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Piano technique exercise N°16 in C

Piano technique exercise N°16 in C

60bpm,   2 repeats

Hanon Educational Materials

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Exercise N°16 in C.pdf
Adobe Acrobat Document 1。6 MB

The Virtuoso Pianist by C. L. HANON
Part 1 transposed in all keys

PDF Format - 283 pages - 240 Piano exercises



Click to Listen to Samples (Hanon Play-Along Recording)

Hanon Play-Along Recording

The Virtuoso Pianist - Part 1

Piano technique exercises 1 to 20


Notes by C. L. Hanon :

  • Extension of the 3rd and 5th fingers.
  • Exercise for the 3rd, 4th and 5th fingers of the hand.

How to practice piano more effectively :

  • Practice each hand separately first.
  • Practice this exercise slowly in the beginning (metronome on 60). If you played it easily, and precisely with the metronome, move the tempo up one notch. Continue to practice in this way until you reach 108 bpm.
  • Try to practice Hanon Exercise N°16 in the other keys, starting with the white keys (C, D, E, F, G, A, and B) and then going to the black keys (D-flat, E-flat, G-flat, A-flat, and B-flat).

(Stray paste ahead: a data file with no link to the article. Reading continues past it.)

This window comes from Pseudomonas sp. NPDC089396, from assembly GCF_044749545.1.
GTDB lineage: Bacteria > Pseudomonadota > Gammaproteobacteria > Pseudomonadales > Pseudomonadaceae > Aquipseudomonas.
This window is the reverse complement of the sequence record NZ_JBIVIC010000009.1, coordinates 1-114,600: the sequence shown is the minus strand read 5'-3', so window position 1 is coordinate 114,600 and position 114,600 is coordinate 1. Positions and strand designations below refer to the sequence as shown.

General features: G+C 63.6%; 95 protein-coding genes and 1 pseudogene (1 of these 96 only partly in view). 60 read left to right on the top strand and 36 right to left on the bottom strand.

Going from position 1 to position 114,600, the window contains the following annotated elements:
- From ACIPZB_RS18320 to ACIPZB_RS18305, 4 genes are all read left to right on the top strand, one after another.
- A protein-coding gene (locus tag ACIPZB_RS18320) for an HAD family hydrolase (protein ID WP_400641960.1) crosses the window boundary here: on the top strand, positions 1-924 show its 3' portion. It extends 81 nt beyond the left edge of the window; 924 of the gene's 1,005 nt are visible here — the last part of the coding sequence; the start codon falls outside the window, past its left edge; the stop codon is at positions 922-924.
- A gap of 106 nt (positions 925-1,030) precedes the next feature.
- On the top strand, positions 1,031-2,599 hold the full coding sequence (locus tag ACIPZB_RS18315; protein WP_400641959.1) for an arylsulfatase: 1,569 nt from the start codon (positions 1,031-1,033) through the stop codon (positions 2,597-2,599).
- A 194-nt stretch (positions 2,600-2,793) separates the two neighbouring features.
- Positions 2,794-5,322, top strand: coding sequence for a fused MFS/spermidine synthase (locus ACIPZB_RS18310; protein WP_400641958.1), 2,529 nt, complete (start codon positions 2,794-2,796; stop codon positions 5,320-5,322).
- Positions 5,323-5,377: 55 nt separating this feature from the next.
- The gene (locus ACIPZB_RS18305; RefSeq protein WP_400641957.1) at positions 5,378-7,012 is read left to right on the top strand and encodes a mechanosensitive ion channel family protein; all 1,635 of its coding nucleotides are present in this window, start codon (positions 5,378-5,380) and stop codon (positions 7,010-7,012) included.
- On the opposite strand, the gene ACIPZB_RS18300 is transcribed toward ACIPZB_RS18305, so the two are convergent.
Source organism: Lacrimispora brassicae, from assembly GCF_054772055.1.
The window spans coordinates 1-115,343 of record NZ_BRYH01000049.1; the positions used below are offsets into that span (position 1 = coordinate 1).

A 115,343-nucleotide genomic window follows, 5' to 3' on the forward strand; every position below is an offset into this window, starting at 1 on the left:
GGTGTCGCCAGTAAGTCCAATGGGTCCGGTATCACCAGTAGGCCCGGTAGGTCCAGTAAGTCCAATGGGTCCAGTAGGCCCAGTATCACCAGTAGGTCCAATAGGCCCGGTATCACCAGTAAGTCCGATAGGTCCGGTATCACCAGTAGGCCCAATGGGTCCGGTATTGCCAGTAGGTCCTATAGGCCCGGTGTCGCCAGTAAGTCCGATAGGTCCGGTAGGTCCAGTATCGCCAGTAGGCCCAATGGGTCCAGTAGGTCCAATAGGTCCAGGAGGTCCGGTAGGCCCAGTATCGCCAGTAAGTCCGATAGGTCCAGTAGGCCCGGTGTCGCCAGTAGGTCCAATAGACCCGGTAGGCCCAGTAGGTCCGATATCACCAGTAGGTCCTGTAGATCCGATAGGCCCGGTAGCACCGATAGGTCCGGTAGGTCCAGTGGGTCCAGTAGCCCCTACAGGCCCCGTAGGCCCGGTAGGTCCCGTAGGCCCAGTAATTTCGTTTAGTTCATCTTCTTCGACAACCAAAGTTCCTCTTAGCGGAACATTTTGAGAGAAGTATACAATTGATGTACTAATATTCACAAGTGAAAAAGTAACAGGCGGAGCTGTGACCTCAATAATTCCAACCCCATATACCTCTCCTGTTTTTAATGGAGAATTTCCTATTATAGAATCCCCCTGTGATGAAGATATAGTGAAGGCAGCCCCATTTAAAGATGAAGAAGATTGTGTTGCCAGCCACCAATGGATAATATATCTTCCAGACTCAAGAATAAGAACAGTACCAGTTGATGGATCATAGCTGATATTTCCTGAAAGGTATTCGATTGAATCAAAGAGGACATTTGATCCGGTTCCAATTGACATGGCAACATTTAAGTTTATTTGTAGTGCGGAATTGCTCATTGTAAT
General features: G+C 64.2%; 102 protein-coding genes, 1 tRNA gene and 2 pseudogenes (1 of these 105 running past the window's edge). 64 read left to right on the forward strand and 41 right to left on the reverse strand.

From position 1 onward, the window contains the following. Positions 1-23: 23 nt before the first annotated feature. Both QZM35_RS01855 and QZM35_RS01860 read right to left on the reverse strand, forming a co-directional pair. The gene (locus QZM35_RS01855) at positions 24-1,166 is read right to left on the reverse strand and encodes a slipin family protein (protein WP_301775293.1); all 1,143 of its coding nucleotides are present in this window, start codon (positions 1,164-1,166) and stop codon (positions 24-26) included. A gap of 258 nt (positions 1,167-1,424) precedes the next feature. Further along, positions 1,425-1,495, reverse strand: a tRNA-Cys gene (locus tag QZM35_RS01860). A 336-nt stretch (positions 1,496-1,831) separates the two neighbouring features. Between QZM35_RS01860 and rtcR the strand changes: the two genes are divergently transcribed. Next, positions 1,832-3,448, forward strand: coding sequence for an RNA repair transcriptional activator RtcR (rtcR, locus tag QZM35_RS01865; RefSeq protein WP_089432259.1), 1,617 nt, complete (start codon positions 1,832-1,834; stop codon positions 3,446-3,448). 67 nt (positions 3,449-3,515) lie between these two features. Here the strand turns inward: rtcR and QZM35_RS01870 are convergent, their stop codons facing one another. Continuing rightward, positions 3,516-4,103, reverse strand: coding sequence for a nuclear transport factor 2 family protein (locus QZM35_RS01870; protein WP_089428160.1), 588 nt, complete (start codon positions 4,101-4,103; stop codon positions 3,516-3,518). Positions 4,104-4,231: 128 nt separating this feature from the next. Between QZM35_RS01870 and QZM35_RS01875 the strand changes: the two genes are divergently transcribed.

• Practice with various dynamics. Practice soft, loud and everything in between.
  • As you practice, vary the touch. Play staccato, play legato, and play two-note slurs.
  • Practice in different rhythms.
  • And as Charles-Louis Hanon recommends it, practice the exercises by lifting the fingers high and with precision, playing each note very distinctly.


We hope the above tips will help make your piano practice more efficient.

Write a comment

Comments: 1
  • #1

    Louis (Friday, 07 September 2018 04:10)

    Why, in the second half (measure 15) is the first descending interval a fourth and not a third as it is in the first half?

    In the first half, the interval of a third between the first and second notes forces an interval of a fourth between the fourth and fifth notes, causing an extension between fingers 3 and 5 of the right hand as described in Hanon's notes.

    However, in the second half, the interval of a FOURTH between the first and second notes forces an interval of a THIRD between the fourth and fifth notes. Thus there is no extension between fingers 3 and 5 of the LEFT hand. The only extension is between fingers 1 and 3 of the left hand, but that's not as challenging.

    It seems odd that the left hand is ignored, especially as Hanon explicitly states in the beginning that both hands will receive similar practice.

    Is there some reasoning or counterbalancing exercise I'm missing?

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